The one negative I found around fit and comfort was with the lacing system, which I described above. Essentially, I found that the Levitate 2 are pretty easy to tie too tightly due to the collar being somewhat flimsy.
Although I haven’t had any issues with slipping, the ankle area feels not as supported as with other shoes and may cause you to overcompensate by overdoing it on the laces. This is preventable, just something to be extra careful about when lacing them up.
One of the big positives of the Levitate 2 is that they look pretty awesome. Brooks offers a number of different color schemes, but personally, I went with the classic black and gray.
All the different versions start out as black at the base of the shoe and slowly fade into the secondary color. Some versions feature a third accent color.
After approaching the 300-mile mark, my Levitate 2 is still going strong. They’ve maintained much of the cushion, and there is no major wear and tear in the upper or outsole. I would estimate that they will last a good 400 miles.
- Extremely comfortable and plenty of cushion
- Good energy return somewhat mitigates the weight
- Slips on wet surfaces
Overall, the Brooks Levitate 2 is not a bad shoe. While there are similar neutral daily trainers I would prefer, I think they worth checking out.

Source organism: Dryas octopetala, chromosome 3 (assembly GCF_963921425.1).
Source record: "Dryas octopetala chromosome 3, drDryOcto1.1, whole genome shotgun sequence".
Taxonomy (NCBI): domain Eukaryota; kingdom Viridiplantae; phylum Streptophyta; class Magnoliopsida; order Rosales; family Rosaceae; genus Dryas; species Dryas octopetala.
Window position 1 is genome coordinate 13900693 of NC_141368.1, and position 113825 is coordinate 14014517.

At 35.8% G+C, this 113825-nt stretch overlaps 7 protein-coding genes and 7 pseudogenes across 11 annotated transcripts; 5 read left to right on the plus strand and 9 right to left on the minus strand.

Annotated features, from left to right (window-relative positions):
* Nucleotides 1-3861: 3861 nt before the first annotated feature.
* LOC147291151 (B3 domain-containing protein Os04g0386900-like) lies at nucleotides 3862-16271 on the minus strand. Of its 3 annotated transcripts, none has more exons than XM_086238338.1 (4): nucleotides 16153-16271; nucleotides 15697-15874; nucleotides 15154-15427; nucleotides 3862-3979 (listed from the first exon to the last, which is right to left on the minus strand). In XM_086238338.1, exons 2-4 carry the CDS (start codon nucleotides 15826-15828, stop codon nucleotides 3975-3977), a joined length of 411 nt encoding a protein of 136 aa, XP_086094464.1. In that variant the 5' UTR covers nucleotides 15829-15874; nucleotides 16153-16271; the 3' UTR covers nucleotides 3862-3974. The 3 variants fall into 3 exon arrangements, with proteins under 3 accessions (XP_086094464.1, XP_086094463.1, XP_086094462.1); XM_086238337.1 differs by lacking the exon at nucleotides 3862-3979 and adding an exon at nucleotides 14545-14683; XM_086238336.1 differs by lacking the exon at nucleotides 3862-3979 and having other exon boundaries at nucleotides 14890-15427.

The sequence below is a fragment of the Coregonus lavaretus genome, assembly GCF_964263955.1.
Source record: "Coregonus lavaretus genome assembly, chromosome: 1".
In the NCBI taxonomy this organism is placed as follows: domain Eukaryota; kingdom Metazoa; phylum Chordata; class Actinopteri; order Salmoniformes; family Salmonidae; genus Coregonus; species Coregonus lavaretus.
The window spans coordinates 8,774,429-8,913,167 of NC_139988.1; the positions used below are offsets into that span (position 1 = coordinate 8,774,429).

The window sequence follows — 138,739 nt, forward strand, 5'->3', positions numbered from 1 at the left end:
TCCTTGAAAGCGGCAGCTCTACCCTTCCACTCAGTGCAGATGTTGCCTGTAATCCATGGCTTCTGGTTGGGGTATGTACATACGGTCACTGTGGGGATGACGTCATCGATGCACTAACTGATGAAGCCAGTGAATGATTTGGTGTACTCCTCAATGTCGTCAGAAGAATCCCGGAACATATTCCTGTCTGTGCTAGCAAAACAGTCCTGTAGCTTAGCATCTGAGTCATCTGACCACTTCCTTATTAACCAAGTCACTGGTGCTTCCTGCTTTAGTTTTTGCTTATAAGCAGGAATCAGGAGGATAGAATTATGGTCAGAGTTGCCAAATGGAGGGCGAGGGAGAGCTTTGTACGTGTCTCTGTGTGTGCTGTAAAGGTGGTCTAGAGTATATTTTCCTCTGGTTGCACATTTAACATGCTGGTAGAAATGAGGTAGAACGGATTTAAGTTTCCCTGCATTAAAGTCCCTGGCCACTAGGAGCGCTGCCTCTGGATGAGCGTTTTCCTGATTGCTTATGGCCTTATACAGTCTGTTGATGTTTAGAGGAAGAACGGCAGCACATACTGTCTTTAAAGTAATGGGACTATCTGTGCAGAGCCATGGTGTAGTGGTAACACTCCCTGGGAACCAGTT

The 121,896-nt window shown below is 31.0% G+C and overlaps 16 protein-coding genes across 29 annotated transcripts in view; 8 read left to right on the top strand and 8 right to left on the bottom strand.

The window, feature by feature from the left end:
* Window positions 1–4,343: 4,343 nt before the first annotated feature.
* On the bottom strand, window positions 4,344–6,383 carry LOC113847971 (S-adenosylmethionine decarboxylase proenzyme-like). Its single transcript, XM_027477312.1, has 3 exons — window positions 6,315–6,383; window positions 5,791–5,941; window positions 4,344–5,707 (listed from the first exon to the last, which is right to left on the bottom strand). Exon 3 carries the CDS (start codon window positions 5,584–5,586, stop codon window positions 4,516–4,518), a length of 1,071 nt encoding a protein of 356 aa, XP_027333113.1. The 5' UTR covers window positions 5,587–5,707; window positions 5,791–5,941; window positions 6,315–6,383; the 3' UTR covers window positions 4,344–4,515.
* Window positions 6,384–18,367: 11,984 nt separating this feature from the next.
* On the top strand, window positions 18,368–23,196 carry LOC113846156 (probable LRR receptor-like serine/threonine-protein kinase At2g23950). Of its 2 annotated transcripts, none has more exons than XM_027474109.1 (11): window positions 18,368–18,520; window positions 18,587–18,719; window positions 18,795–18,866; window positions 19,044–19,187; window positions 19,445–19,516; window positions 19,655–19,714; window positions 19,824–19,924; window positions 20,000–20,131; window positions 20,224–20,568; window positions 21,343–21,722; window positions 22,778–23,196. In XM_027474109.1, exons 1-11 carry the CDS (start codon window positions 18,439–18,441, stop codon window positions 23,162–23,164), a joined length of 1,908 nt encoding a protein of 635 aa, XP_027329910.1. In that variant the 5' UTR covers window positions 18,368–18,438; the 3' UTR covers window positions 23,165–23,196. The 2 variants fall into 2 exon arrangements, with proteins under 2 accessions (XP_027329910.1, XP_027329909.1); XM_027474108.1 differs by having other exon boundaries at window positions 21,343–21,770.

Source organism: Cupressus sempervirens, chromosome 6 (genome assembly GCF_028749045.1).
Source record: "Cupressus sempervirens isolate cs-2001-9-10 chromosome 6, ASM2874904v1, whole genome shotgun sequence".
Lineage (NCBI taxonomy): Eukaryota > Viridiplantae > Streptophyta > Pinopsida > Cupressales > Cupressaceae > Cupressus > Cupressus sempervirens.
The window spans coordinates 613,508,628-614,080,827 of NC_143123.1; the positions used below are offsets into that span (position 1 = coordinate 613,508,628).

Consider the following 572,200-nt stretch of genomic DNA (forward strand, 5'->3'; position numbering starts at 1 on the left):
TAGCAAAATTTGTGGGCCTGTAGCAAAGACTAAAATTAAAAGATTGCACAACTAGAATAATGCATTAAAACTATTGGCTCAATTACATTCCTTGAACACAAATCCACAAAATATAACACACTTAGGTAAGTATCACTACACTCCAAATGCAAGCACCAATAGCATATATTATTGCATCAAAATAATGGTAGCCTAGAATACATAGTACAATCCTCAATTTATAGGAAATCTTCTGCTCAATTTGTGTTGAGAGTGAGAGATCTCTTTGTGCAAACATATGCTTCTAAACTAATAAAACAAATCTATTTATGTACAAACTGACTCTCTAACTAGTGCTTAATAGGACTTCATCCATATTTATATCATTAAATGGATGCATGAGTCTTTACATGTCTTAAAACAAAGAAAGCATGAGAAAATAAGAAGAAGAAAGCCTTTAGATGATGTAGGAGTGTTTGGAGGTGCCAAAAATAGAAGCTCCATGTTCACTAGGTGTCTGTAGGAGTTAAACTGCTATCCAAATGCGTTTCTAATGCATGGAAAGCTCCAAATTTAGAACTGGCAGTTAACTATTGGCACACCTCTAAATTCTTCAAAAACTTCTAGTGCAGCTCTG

Recently, I was looking for a new everyday runner to replace my NB1080 v9s. I was hoping to find something with as much comfort and plush cushioning.
Ideally, it should be a little more affordable and perhaps offering some more energy return than my other rides currently in my rotation. I found the Brooks Levitate 2 on sale for about $100.
After a bit of research, decided to give these runners a shot.
I love bright colors. I love putting on running shoes that look like they just came off of an acid trip with a rainbow.
Therefore, I was quite happy to see that the Brooks Levitate 2 offered several colorways that looked the part (as well as some more modest colorways for those in less need for attention).
I opted for the pink/black/aqua colorway (or color 678 on Brooks’ website). When they arrived, I was pleased. They are bold, colorful and the midsole of the shoe is a neat reflective silver with a geometric-looking contour.
They will fulfill my desire to hide dirt and dust while simultaneously being seen from a mile away.
When I first slid my foot into the Levitate 2, I was stoked on the level of comfort. I had read mixed reviews of the Fit Knit sock-like collar, but I like the feel.
The shoe offers a lot of padding in the heel, including a soft, suede heel tab to “protect your Achilles from irritation.” I felt like this was a success. I experienced total comfort and no hot spots from the collar.
Sizing was consistent for me as I fit into my usual size 8 with a snug heel fit and just enough room at the front. However, this shoe doesn’t have a very wide toe box.